In March, the ministers weak position was apparent when he issued a grovelling public apology to JBS after inspectors embargoed two meat-processing factories that were alleged to have bought tens of thousands of cattle from illegally deforested areas of the Amazon. Rather than assess the rights and wrongs of the case, the minister said the action was badly timed because it could hurt a major exporter that was already bogged down in scandal.

      Almost every week, there is a new roll back of forest protections. Last Tuesday, the Senate approved a bill that slashed protected areas in the Amazon by 597,000 hectares (about four times the area of Greater London). The previous week, the lower house of Congress paved the way for the legalisation of land that had been illegally occupied by grileiro a move that is likely to encourage more seizures and forest clearance. Environmental licensing requirements for agriculture have been emasculated.

      Temers unhealthily close ties to the agriculture lobby may yet, however, come to be his undoing.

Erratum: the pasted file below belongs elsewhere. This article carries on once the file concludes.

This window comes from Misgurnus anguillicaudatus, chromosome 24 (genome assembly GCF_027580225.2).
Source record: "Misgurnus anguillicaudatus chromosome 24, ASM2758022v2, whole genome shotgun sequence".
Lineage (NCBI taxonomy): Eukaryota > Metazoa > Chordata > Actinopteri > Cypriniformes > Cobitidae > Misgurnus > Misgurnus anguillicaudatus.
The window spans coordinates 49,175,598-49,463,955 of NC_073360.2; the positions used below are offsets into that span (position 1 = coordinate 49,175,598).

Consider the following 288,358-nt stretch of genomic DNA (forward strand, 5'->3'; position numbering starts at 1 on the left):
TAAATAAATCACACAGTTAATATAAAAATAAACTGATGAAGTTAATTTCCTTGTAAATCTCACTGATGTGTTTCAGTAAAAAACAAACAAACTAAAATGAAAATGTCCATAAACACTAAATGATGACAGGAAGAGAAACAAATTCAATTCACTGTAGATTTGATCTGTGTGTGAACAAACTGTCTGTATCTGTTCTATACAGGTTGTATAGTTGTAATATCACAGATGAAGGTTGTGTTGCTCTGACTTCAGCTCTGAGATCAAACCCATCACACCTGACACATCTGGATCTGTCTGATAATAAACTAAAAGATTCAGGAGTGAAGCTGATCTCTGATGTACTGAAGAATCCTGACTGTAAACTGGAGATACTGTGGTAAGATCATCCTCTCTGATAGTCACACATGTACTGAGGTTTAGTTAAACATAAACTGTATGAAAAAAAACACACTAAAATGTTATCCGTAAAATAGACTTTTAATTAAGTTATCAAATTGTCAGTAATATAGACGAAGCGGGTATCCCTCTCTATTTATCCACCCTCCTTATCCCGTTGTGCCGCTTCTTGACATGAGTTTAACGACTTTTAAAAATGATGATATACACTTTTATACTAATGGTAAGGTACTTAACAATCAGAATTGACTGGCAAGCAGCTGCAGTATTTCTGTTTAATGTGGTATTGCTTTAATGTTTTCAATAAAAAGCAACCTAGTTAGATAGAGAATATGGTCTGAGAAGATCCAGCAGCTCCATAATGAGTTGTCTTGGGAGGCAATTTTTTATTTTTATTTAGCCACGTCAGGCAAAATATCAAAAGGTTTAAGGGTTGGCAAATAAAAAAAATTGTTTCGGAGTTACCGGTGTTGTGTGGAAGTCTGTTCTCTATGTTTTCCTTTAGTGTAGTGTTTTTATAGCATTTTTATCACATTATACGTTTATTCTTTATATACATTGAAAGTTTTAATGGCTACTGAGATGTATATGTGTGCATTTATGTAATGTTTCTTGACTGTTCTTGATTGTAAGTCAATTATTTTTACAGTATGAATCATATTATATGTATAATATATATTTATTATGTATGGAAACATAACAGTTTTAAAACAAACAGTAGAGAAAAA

Earlier this month, the attorney-general formally accused the president and his aides of accepting bribes and colluding with top executives from JBS to buy the silence of witnesses in a corruption scandal. Temer has denied all wrongdoing. The evidence was provided in a plea-bargain by the owners of the beef company, which is reportedly looking for a clean bill of legal health so that it can relocate its headquarters to the US. If so, its links to Padilha and the cattle raised inside Ricardo Franco and numerous other conservation areas also deserves more scrutiny, as does the process for deciding whether farms will be excluded from the soon-to-be regularised park.

      Foreign adventurers and Brazilian bandeirantes helped to pave the way for this development, even if their intention was to escape fazendas and cities alike. As Fawcett said: Deep down inside me a tiny voice was calling. At first scarcely audible, it persisted until I could no longer ignore it. It was the voice of the wild places, and I knew that it was now part of me forever.

      With each day that passes, that voice is becoming harder to hear.